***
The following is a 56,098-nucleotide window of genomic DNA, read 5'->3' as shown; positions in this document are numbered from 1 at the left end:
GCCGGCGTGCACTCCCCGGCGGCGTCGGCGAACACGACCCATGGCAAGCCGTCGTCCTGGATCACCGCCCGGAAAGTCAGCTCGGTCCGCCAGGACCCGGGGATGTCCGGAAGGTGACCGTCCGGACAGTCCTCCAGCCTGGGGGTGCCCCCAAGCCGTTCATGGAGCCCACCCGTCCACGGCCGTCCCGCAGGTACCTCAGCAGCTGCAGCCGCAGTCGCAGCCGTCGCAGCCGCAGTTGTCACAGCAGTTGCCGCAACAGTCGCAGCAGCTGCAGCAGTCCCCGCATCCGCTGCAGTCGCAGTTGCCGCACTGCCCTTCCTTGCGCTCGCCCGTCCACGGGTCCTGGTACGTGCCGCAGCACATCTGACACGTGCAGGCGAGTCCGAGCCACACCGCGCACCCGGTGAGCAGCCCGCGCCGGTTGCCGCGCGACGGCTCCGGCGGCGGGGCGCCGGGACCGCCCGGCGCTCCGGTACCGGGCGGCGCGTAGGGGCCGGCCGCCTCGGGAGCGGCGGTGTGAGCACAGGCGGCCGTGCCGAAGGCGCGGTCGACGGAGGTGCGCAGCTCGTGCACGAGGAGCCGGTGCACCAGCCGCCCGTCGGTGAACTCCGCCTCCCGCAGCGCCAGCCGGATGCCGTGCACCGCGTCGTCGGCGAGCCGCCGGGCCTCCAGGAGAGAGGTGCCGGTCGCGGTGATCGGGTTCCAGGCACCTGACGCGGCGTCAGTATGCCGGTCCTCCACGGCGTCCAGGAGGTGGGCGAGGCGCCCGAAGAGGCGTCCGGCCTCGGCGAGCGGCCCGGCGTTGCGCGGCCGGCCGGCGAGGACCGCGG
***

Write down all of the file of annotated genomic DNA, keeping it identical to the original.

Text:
The following is a 56,098-nucleotide window of genomic DNA, read 5'->3' as shown; positions in this document are numbered from 1 at the left end:
GCCGGCGTGCACTCCCCGGCGGCGTCGGCGAACACGACCCATGGCAAGCCGTCGTCCTGGATCACCGCCCGGAAAGTCAGCTCGGTCCGCCAGGACCCGGGGATGTCCGGAAGGTGACCGTCCGGACAGTCCTCCAGCCTGGGGGTGCCCCCAAGCCGTTCATGGAGCCCACCCGTCCACGGCCGTCCCGCAGGTACCTCAGCAGCTGCAGCCGCAGTCGCAGCCGTCGCAGCCGCAGTTGTCACAGCAGTTGCCGCAACAGTCGCAGCAGCTGCAGCAGTCCCCGCATCCGCTGCAGTCGCAGTTGCCGCACTGCCCTTCCTTGCGCTCGCCCGTCCACGGGTCCTGGTACGTGCCGCAGCACATCTGACACGTGCAGGCGAGTCCGAGCCACACCGCGCACCCGGTGAGCAGCCCGCGCCGGTTGCCGCGCGACGGCTCCGGCGGCGGGGCGCCGGGACCGCCCGGCGCTCCGGTACCGGGCGGCGCGTAGGGGCCGGCCGCCTCGGGAGCGGCGGTGTGAGCACAGGCGGCCGTGCCGAAGGCGCGGTCGACGGAGGTGCGCAGCTCGTGCACGAGGAGCCGGTGCACCAGCCGCCCGTCGGTGAACTCCGCCTCCCGCAGCGCCAGCCGGATGCCGTGCACCGCGTCGTCGGCGAGCCGCCGGGCCTCCAGGAGAGAGGTGCCGGTCGCGGTGATCGGGTTCCAGGCACCTGACGCGGCGTCAGTATGCCGGTCCTCCACGGCGTCCAGGAGGTGGGCGAGGCGCCCGAAGAGGCGTCCGGCCTCGGCGAGCGGCCCGGCGTTGCGCGGCCGGCCGGCGAGGACCGCGG